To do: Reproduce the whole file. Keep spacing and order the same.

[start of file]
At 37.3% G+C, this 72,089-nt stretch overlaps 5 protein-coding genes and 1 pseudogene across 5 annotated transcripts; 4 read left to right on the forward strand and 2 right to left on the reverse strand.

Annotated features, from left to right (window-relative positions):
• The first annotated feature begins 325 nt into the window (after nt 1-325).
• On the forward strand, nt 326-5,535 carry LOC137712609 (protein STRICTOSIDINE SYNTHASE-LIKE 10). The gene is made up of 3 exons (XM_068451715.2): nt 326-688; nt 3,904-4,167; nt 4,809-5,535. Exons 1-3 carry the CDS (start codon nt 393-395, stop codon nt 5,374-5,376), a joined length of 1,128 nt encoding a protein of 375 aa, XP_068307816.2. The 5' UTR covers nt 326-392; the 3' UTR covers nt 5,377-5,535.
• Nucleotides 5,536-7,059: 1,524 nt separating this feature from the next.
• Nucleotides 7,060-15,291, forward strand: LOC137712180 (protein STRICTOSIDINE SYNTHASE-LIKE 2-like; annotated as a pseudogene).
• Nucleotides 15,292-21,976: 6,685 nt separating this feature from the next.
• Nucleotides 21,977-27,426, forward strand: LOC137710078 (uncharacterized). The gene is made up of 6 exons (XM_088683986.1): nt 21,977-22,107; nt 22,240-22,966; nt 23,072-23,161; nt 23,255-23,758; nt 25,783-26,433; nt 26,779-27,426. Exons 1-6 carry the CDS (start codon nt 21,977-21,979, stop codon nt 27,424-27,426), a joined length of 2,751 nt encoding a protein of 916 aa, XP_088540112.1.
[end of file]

At 37.3% G+C, this 72,089-nt stretch overlaps 5 protein-coding genes and 1 pseudogene across 5 annotated transcripts; 4 read left to right on the forward strand and 2 right to left on the reverse strand.

Annotated features, from left to right (window-relative positions):
• The first annotated feature begins 325 nt into the window (after nt 1-325).
• On the forward strand, nt 326-5,535 carry LOC137712609 (protein STRICTOSIDINE SYNTHASE-LIKE 10). The gene is made up of 3 exons (XM_068451715.2): nt 326-688; nt 3,904-4,167; nt 4,809-5,535. Exons 1-3 carry the CDS (start codon nt 393-395, stop codon nt 5,374-5,376), a joined length of 1,128 nt encoding a protein of 375 aa, XP_068307816.2. The 5' UTR covers nt 326-392; the 3' UTR covers nt 5,377-5,535.
• Nucleotides 5,536-7,059: 1,524 nt separating this feature from the next.
• Nucleotides 7,060-15,291, forward strand: LOC137712180 (protein STRICTOSIDINE SYNTHASE-LIKE 2-like; annotated as a pseudogene).
• Nucleotides 15,292-21,976: 6,685 nt separating this feature from the next.
• Nucleotides 21,977-27,426, forward strand: LOC137710078 (uncharacterized). The gene is made up of 6 exons (XM_088683986.1): nt 21,977-22,107; nt 22,240-22,966; nt 23,072-23,161; nt 23,255-23,758; nt 25,783-26,433; nt 26,779-27,426. Exons 1-6 carry the CDS (start codon nt 21,977-21,979, stop codon nt 27,424-27,426), a joined length of 2,751 nt encoding a protein of 916 aa, XP_088540112.1.